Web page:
Preprint / Version 2

Optical Characterization of Cellular Instabilities in Spherically Expanding Ammonia-Hydrogen Flames




ammonia, hydrogen, flame, combustion, instabilities


Ammonia (NH3) and hydrogen (H2) are promising zero-carbon fuels that face numerous technical challenges. Some of the potential issues may be mitigated if they are used together as blends and fundamental combustion studies can provide insight into how these fuels interact. This study aims at improving the understanding of the formation of cellular instabilities as NH3-H2 fractions vary at various equivalence ratios. Premixed NH3-H2 blends are ignited in a constant volume combustion chamber (CVCC) with optical access and Schlieren images of the resulting spherically expanding flames are recorded using a high-speed camera. The images are processed to automatically determine the length of cracks within the spherical flame and the evolution of instabilities is analyzed using the length of cracks. The mole fraction of H2 in the H2/NH3 blend is varied between 0% and 50% at increments of 10% and the equivalence ratio is varied between 0.5, 0.7, 0.9, 1.0, 1.1, and 1.3 for each mole fraction. It is observed that instabilities appear at shorter flame radii as the fraction of H2 is increased and the total crack length is also higher. However, this trend diminishes as the equivalence ratio increases and few to no cracks are observed for the richer conditions at high H2 fractions.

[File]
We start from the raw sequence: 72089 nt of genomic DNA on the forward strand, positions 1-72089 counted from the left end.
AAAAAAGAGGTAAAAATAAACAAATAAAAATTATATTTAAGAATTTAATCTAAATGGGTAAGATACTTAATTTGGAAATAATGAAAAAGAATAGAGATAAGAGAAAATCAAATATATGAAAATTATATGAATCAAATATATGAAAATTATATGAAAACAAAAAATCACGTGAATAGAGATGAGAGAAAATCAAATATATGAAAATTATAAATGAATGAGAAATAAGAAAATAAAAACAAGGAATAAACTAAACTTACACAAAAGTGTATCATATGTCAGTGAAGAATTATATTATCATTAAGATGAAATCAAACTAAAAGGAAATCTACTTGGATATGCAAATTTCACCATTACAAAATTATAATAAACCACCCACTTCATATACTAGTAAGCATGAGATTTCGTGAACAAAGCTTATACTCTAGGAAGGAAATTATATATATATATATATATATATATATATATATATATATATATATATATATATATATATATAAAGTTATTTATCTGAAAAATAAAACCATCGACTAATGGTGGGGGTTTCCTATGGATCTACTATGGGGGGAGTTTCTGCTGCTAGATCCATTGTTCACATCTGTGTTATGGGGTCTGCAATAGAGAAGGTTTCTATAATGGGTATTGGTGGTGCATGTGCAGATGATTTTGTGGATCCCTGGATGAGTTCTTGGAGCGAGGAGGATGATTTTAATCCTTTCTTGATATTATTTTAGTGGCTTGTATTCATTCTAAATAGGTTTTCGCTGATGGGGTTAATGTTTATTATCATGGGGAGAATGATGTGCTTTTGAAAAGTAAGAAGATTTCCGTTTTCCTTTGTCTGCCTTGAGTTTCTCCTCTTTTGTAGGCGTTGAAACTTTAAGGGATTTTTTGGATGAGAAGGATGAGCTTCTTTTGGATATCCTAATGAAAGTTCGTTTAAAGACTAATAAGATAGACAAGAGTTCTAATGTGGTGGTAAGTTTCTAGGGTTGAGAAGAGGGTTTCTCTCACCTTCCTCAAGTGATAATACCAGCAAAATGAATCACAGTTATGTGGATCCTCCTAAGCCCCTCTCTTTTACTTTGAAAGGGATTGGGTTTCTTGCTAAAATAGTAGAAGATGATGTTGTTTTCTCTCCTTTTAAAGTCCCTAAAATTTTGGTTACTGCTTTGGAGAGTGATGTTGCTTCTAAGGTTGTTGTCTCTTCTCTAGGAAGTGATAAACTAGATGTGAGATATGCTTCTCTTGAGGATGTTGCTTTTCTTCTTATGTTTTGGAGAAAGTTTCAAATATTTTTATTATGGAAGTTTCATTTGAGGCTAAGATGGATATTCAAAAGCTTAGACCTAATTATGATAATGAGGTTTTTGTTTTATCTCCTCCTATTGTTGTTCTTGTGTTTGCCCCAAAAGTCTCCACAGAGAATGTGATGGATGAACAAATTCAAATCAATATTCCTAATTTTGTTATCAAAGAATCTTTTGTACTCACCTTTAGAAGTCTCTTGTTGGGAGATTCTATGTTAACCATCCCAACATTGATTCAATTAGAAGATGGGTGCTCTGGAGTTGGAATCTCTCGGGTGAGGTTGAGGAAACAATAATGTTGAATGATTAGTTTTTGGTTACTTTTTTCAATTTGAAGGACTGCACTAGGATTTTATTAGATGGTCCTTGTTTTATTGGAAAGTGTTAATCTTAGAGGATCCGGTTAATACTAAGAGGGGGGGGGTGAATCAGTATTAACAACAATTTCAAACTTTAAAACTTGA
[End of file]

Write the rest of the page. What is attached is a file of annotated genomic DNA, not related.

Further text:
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2023-05-26 — Updated on 2023-05-30